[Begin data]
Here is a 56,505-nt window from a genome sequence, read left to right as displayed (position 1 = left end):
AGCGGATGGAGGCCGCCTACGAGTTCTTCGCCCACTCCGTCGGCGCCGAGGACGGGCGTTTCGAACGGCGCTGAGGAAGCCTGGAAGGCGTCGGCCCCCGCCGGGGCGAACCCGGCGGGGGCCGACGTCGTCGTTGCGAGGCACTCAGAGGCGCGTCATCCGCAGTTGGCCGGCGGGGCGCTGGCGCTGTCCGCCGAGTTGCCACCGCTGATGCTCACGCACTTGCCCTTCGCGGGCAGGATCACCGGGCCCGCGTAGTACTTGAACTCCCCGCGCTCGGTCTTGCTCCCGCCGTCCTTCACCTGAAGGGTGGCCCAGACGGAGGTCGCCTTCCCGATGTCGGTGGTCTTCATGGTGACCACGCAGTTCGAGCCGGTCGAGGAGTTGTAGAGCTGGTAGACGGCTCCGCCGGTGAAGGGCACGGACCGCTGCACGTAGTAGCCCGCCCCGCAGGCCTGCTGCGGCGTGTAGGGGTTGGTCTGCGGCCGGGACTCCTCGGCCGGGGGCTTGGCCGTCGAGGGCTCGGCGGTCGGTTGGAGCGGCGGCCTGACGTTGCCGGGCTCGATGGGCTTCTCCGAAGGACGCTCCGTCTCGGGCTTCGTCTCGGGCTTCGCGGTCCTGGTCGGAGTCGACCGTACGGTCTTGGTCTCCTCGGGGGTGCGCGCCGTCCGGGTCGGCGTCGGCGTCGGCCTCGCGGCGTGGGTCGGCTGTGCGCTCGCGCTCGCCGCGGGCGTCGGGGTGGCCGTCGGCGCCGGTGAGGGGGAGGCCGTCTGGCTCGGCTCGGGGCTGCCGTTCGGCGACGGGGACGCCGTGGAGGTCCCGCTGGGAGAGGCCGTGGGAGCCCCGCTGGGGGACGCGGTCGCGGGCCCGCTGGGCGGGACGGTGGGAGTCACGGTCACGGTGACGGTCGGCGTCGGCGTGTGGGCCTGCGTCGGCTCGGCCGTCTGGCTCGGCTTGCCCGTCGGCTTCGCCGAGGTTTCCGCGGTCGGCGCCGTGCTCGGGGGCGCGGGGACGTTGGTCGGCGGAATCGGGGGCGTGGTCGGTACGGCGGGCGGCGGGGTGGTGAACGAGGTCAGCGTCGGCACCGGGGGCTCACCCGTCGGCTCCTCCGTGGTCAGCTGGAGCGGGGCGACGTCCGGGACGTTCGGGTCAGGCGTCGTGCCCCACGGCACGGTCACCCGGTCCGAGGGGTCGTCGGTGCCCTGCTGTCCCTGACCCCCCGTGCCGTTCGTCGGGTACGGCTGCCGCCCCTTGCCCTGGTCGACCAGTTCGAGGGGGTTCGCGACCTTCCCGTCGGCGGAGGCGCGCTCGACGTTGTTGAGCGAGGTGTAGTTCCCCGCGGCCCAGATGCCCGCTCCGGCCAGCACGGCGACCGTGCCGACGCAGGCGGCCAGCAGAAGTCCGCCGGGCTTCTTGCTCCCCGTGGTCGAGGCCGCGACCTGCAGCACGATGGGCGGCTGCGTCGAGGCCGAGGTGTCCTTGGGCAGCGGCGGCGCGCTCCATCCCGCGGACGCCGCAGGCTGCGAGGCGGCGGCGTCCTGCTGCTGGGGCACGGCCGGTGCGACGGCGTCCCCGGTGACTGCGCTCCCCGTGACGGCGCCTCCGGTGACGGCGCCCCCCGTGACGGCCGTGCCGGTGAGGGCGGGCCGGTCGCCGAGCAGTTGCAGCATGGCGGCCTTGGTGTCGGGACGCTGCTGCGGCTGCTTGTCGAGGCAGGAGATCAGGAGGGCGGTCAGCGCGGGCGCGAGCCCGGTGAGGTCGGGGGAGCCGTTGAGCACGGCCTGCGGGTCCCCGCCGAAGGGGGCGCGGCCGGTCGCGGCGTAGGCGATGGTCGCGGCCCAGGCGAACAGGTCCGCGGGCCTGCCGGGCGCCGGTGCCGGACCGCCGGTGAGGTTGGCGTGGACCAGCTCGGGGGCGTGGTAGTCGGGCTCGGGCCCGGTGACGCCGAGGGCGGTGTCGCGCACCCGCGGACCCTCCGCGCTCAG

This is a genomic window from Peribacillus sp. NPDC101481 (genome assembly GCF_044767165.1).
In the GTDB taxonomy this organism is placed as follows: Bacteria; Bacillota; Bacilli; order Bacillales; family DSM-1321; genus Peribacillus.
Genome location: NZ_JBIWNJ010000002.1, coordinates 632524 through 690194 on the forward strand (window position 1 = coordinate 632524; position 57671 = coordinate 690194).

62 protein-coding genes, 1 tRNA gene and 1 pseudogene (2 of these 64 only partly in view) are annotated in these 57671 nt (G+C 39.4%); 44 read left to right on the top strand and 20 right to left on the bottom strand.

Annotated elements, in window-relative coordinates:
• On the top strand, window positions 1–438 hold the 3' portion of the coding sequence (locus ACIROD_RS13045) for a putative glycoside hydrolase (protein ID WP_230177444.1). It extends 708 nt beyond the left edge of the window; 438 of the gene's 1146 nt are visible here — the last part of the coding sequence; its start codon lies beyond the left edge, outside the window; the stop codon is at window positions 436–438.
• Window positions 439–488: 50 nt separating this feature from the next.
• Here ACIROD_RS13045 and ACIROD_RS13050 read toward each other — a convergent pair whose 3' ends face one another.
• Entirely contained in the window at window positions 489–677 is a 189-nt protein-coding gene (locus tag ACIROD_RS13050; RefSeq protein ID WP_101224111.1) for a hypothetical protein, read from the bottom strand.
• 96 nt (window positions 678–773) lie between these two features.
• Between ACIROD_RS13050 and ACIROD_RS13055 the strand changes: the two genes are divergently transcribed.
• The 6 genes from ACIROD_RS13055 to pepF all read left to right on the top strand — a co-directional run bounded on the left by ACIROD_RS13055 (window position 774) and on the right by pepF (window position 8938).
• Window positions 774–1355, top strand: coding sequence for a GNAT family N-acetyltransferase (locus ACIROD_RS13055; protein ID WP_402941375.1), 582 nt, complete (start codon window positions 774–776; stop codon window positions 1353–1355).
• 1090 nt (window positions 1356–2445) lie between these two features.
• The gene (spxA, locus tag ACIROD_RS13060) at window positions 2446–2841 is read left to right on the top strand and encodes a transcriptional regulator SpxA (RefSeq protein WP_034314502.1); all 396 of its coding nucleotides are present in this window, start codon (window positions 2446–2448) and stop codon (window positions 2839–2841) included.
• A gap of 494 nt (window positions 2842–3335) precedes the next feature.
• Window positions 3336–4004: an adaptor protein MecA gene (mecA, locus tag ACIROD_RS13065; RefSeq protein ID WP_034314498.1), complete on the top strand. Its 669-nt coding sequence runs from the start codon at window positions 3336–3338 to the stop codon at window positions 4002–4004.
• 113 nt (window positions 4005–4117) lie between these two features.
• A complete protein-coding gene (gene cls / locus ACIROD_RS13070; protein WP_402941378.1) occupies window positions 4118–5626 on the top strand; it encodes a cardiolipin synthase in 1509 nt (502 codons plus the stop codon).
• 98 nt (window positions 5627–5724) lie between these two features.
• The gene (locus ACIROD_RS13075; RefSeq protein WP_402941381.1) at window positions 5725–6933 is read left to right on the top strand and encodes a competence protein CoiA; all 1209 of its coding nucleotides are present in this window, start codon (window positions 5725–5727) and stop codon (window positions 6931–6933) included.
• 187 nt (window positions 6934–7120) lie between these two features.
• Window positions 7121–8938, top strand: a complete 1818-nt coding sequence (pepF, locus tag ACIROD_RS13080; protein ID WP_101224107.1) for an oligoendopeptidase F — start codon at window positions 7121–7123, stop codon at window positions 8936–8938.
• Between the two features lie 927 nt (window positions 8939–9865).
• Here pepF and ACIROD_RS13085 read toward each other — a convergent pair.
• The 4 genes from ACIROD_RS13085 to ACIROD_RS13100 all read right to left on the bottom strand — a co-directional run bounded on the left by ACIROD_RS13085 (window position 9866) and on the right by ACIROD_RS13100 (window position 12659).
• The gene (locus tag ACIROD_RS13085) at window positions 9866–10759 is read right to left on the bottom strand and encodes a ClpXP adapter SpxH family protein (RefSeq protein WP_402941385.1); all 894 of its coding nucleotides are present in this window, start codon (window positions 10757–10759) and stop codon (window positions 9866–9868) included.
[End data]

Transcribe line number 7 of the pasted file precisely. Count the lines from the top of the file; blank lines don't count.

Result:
Annotated elements, in window-relative coordinates: